The Federal Reserve estimated Wisconsin’s gross domestic product—the value of all goods and services produced in the state—at $346.4 billion in 2019.

Compare that number to how much extra emergency federal aid—$2 billion—Gov. Tony Evers got to try and hold together Wisconsin’s economy and health care systems in the face of the Covid-19 pandemic.

The Evers administration reported how it spent that $2 billion, saying it made an important difference.

“We’ve expanded testing, assisted more than 13,000 households pay rent, provided direct aid to more than 15,000 farmers,” Evers told reporters. “We’ve invested in our tourism, lodging and entertainment industries that have been hit really hard.”

Another $131 million in federal CARES cash has been devoted to “addressing our health care workers shortage and helping create capacity in Wisconsin hospitals and skilled nursing facilities,” Evers added.

Also, a total of $188 million was invested in small businesses—including $5,000 one-time grants under the “We’re All In” program, the governor said.

But how soon the state and nation beat the COVID-19 cycle of sickness, hospitalizations and deaths, and whether more federal aid is forthcoming, will determine Wisconsin’s quality of life in 2021, he added.

That $2 billion in federal cash runs out Jan. 1.

“If we don’t get additional federal resources,” Evers said. “We need urgent action from Congress now.”

Talks in Washington between the outgoing Trump administration, President-elect Biden and congressional leaders are stalled.

Evers estimated that continuing testing, contact tracing and Covid-19 help for stressed hospitals and other health-care systems would cost an additional $541 million in state funds between January and March of next year.

Because the $2 billion Evers spent is your money, you’re entitled to know how he spent it.

According to the Department of Administration summary, the most expensive programs were:

  • $478.6 million for COVID-19 tests, including lab costs, supplies, specimen collection and preparedness. National Guard members and local workers conducted 2.5 million tests between March and Thanksgiving Day with an average positive rate of 15%, although that rate soared over the last month.
  • $201 million in Routes to Recovery aid to local and tribal governments.
  • $188 million for “We’re All In” grants of up to $5,000 for small businesses and innovation projects.
  • $165 million, including $130 million to buy personal preparedness equipment and $35 million for ventilators for the sickest patients.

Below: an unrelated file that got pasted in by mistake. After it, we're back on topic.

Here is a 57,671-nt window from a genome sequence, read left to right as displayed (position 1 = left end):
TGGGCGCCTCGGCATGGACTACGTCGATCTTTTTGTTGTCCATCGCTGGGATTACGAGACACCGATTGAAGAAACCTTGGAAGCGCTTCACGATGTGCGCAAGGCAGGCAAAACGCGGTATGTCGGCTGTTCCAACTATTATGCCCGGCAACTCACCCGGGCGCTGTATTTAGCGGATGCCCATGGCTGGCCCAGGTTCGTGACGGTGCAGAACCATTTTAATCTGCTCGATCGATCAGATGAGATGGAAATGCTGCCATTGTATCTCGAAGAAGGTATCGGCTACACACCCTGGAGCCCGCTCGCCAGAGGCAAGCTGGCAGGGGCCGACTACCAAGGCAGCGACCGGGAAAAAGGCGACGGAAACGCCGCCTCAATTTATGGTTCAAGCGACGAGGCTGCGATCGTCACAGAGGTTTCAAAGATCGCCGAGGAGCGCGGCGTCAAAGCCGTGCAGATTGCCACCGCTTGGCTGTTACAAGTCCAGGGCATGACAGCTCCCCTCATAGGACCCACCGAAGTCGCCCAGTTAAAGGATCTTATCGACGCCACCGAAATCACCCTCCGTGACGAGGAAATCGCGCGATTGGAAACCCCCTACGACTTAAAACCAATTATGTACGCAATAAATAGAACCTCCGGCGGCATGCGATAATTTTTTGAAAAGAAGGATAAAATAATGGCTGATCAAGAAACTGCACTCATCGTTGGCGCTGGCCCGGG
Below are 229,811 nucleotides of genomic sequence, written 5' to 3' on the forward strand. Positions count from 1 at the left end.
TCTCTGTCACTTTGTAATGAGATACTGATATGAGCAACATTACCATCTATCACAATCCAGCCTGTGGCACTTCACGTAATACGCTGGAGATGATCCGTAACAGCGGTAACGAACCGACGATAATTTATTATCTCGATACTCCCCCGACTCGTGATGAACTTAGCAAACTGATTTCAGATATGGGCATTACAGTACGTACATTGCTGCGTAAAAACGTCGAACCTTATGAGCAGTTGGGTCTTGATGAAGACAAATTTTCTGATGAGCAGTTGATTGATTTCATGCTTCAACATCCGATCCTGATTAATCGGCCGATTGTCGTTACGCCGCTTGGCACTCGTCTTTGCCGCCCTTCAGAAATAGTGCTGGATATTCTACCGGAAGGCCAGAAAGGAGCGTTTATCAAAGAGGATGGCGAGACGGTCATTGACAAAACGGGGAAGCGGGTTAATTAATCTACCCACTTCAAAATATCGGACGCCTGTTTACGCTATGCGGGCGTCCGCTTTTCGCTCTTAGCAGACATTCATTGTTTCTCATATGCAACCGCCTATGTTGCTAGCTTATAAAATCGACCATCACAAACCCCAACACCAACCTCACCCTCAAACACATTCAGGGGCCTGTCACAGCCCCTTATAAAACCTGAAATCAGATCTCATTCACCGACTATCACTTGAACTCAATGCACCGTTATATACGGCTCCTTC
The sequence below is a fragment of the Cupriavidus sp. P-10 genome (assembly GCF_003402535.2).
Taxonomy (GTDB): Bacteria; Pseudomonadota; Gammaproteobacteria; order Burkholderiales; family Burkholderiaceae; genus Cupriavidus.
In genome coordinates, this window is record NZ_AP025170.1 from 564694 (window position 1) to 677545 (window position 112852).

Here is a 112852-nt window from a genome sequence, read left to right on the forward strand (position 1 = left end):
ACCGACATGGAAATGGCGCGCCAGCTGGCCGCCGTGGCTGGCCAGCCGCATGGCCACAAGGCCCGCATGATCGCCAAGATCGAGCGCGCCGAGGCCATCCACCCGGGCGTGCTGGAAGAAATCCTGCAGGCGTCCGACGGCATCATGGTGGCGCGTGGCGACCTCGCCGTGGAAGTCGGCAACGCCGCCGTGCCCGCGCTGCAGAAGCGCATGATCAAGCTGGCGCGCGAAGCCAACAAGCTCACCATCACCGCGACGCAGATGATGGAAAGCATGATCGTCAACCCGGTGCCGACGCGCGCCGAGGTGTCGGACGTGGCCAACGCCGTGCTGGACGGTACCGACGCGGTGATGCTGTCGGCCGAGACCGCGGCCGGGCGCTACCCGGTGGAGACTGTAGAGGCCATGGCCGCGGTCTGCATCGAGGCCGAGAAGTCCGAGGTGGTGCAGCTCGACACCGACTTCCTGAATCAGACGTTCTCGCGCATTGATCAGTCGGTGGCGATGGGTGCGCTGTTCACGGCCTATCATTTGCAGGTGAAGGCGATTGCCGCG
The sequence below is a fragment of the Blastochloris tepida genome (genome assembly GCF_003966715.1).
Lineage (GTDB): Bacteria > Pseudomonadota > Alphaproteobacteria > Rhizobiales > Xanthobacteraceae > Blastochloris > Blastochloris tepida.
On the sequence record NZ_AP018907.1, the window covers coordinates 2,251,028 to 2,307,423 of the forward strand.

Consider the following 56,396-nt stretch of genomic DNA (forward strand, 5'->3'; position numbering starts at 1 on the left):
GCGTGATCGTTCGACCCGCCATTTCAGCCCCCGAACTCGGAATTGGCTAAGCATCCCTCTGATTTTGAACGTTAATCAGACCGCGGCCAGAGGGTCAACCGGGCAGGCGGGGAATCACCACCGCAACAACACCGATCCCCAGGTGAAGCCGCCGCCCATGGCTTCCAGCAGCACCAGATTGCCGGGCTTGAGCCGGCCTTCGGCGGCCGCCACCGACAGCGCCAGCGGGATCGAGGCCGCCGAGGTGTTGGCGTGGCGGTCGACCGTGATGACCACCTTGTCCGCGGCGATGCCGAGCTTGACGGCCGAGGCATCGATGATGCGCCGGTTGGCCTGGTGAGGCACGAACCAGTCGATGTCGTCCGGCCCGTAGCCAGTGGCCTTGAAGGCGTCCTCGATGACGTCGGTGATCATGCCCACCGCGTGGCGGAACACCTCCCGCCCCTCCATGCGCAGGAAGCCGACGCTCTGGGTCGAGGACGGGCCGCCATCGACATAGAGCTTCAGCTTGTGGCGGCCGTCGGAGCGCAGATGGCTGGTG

• $130 million to pay COVID-19 costs of state agencies.
  • $122 million for what officials labeled “surge operating costs,” including $82 million to open the alternate care facility at State Fair Park for those who could be released from hospitals and $40 million for hospital and nursing home staffing.
  • $100 million in “provider payments” to long-term care and community-based facilities and EMS responders.
  • $80 million in Child Care Counts payments to organizations that provide child care.
  • $75 million for state and local contact tracing programs, which have been overwhelmed and unable to keep up with the number of positive cases.
  • $60 million to supplement payments to long-term care facilities.
  • $50 million in direct payments to farmers.
  • $40 million to hospitals.
  • $37 million to colleges and universities.
  • $35 million to help low- and middle-income families pay their rent.
  • As a matter of full disclosure, WisconsinEye received $100,000.

Awards announced by the Evers administration show who was helped by two other, less costly programs.

For example, the Cultural Grants program awarded $15 million to statewide groups. Those grants ranged from $975 for the Encore Handbell Ensemble in Oshkosh to a maximum of $137,712, which went to 42 organizations, 17 of them in Milwaukee.

DOA said Cultural Grants went to the following Rock County groups:

Kids, Fun and Drama in Beloit, $5,601; Beloit Art Center, $5,490; Friends of Welty Environmental Center, $5,926; Beloit International Film Festival, $13,330; Beloit-Janesville Symphony Orchestra, $17,024; Janesville Performing Arts Center, $47,221; Rock County Historical Society, $37,372, and Milton Historical Society, $18,021.

Movie theater grants totaled $10 million and ranged from $14,619 to $4 million to Marcus Cinemas and $1 million to American Multi-Cinema Inc., which operate theaters statewide.

A $233,981 movie theater grant went to Rosebud Partners of Janesville; Tivoli Enterprises of Beloit got a grant of $146,198.

Steven Walters is a senior

producer with the nonprofit public affairs channel WisconsinEye.

Contact him at stevenscotwalters